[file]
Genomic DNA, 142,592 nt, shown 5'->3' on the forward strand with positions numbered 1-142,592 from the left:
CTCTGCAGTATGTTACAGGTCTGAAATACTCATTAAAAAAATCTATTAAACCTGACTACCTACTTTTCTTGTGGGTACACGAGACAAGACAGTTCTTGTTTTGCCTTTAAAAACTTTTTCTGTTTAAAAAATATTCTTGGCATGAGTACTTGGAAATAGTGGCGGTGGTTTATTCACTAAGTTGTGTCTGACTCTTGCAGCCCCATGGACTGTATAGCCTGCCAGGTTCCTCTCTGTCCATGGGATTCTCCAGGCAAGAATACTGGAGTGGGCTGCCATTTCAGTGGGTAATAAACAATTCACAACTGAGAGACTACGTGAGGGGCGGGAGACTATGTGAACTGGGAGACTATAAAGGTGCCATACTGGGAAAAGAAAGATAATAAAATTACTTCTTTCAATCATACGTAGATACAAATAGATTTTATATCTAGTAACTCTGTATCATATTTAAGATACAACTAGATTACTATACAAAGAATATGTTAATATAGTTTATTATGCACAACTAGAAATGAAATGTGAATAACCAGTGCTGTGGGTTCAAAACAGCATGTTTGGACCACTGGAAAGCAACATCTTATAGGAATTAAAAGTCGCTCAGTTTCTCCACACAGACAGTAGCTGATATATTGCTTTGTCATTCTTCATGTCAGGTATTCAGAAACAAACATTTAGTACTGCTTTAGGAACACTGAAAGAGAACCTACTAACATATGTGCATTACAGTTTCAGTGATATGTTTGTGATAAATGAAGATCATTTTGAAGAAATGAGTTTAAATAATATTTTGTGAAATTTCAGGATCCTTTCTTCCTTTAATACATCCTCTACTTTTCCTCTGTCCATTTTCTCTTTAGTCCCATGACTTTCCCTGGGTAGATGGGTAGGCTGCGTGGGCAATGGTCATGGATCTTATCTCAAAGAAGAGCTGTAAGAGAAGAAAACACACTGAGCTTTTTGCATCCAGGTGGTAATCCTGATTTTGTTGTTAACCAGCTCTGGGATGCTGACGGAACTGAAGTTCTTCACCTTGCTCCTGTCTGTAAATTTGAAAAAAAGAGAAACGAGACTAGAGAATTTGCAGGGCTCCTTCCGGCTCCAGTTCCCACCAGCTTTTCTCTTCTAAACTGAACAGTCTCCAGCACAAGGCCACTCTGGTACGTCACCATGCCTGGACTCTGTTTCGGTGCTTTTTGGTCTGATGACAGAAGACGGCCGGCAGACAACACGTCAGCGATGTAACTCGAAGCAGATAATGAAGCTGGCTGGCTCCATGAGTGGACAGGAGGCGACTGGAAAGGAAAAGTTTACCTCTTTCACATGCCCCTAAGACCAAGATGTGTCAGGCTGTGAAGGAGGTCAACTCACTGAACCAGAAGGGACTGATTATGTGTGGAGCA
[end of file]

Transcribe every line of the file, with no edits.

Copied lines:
Genomic DNA, 142,592 nt, shown 5'->3' on the forward strand with positions numbered 1-142,592 from the left:
CTCTGCAGTATGTTACAGGTCTGAAATACTCATTAAAAAAATCTATTAAACCTGACTACCTACTTTTCTTGTGGGTACACGAGACAAGACAGTTCTTGTTTTGCCTTTAAAAACTTTTTCTGTTTAAAAAATATTCTTGGCATGAGTACTTGGAAATAGTGGCGGTGGTTTATTCACTAAGTTGTGTCTGACTCTTGCAGCCCCATGGACTGTATAGCCTGCCAGGTTCCTCTCTGTCCATGGGATTCTCCAGGCAAGAATACTGGAGTGGGCTGCCATTTCAGTGGGTAATAAACAATTCACAACTGAGAGACTACGTGAGGGGCGGGAGACTATGTGAACTGGGAGACTATAAAGGTGCCATACTGGGAAAAGAAAGATAATAAAATTACTTCTTTCAATCATACGTAGATACAAATAGATTTTATATCTAGTAACTCTGTATCATATTTAAGATACAACTAGATTACTATACAAAGAATATGTTAATATAGTTTATTATGCACAACTAGAAATGAAATGTGAATAACCAGTGCTGTGGGTTCAAAACAGCATGTTTGGACCACTGGAAAGCAACATCTTATAGGAATTAAAAGTCGCTCAGTTTCTCCACACAGACAGTAGCTGATATATTGCTTTGTCATTCTTCATGTCAGGTATTCAGAAACAAACATTTAGTACTGCTTTAGGAACACTGAAAGAGAACCTACTAACATATGTGCATTACAGTTTCAGTGATATGTTTGTGATAAATGAAGATCATTTTGAAGAAATGAGTTTAAATAATATTTTGTGAAATTTCAGGATCCTTTCTTCCTTTAATACATCCTCTACTTTTCCTCTGTCCATTTTCTCTTTAGTCCCATGACTTTCCCTGGGTAGATGGGTAGGCTGCGTGGGCAATGGTCATGGATCTTATCTCAAAGAAGAGCTGTAAGAGAAGAAAACACACTGAGCTTTTTGCATCCAGGTGGTAATCCTGATTTTGTTGTTAACCAGCTCTGGGATGCTGACGGAACTGAAGTTCTTCACCTTGCTCCTGTCTGTAAATTTGAAAAAAAGAGAAACGAGACTAGAGAATTTGCAGGGCTCCTTCCGGCTCCAGTTCCCACCAGCTTTTCTCTTCTAAACTGAACAGTCTCCAGCACAAGGCCACTCTGGTACGTCACCATGCCTGGACTCTGTTTCGGTGCTTTTTGGTCTGATGACAGAAGACGGCCGGCAGACAACACGTCAGCGATGTAACTCGAAGCAGATAATGAAGCTGGCTGGCTCCATGAGTGGACAGGAGGCGACTGGAAAGGAAAAGTTTACCTCTTTCACATGCCCCTAAGACCAAGATGTGTCAGGCTGTGAAGGAGGTCAACTCACTGAACCAGAAGGGACTGATTATGTGTGGAGCA